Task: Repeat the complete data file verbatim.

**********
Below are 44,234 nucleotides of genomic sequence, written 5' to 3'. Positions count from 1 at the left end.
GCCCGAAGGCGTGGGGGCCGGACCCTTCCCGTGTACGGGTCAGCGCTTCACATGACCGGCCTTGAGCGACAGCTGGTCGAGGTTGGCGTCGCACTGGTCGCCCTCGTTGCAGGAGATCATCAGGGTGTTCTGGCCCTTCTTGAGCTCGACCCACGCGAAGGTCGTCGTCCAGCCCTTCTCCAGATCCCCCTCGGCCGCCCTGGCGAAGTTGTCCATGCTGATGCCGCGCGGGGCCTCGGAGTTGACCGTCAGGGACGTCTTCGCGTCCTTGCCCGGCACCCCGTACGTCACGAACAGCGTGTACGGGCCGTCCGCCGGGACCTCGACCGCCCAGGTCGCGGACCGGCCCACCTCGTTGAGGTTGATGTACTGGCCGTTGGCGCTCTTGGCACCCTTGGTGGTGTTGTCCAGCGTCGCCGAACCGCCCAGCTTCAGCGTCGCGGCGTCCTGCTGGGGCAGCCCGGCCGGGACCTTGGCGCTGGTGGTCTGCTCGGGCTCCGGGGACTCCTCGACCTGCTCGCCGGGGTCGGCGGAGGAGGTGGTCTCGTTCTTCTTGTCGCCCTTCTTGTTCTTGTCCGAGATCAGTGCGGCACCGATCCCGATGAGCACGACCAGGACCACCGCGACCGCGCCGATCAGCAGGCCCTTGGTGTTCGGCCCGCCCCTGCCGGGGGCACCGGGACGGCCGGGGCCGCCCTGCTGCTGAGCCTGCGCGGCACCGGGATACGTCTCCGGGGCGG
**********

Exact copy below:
Below are 44,234 nucleotides of genomic sequence, written 5' to 3'. Positions count from 1 at the left end.
GCCCGAAGGCGTGGGGGCCGGACCCTTCCCGTGTACGGGTCAGCGCTTCACATGACCGGCCTTGAGCGACAGCTGGTCGAGGTTGGCGTCGCACTGGTCGCCCTCGTTGCAGGAGATCATCAGGGTGTTCTGGCCCTTCTTGAGCTCGACCCACGCGAAGGTCGTCGTCCAGCCCTTCTCCAGATCCCCCTCGGCCGCCCTGGCGAAGTTGTCCATGCTGATGCCGCGCGGGGCCTCGGAGTTGACCGTCAGGGACGTCTTCGCGTCCTTGCCCGGCACCCCGTACGTCACGAACAGCGTGTACGGGCCGTCCGCCGGGACCTCGACCGCCCAGGTCGCGGACCGGCCCACCTCGTTGAGGTTGATGTACTGGCCGTTGGCGCTCTTGGCACCCTTGGTGGTGTTGTCCAGCGTCGCCGAACCGCCCAGCTTCAGCGTCGCGGCGTCCTGCTGGGGCAGCCCGGCCGGGACCTTGGCGCTGGTGGTCTGCTCGGGCTCCGGGGACTCCTCGACCTGCTCGCCGGGGTCGGCGGAGGAGGTGGTCTCGTTCTTCTTGTCGCCCTTCTTGTTCTTGTCCGAGATCAGTGCGGCACCGATCCCGATGAGCACGACCAGGACCACCGCGACCGCGCCGATCAGCAGGCCCTTGGTGTTCGGCCCGCCCCTGCCGGGGGCACCGGGACGGCCGGGGCCGCCCTGCTGCTGAGCCTGCGCGGCACCGGGATACGTCTCCGGGGCGG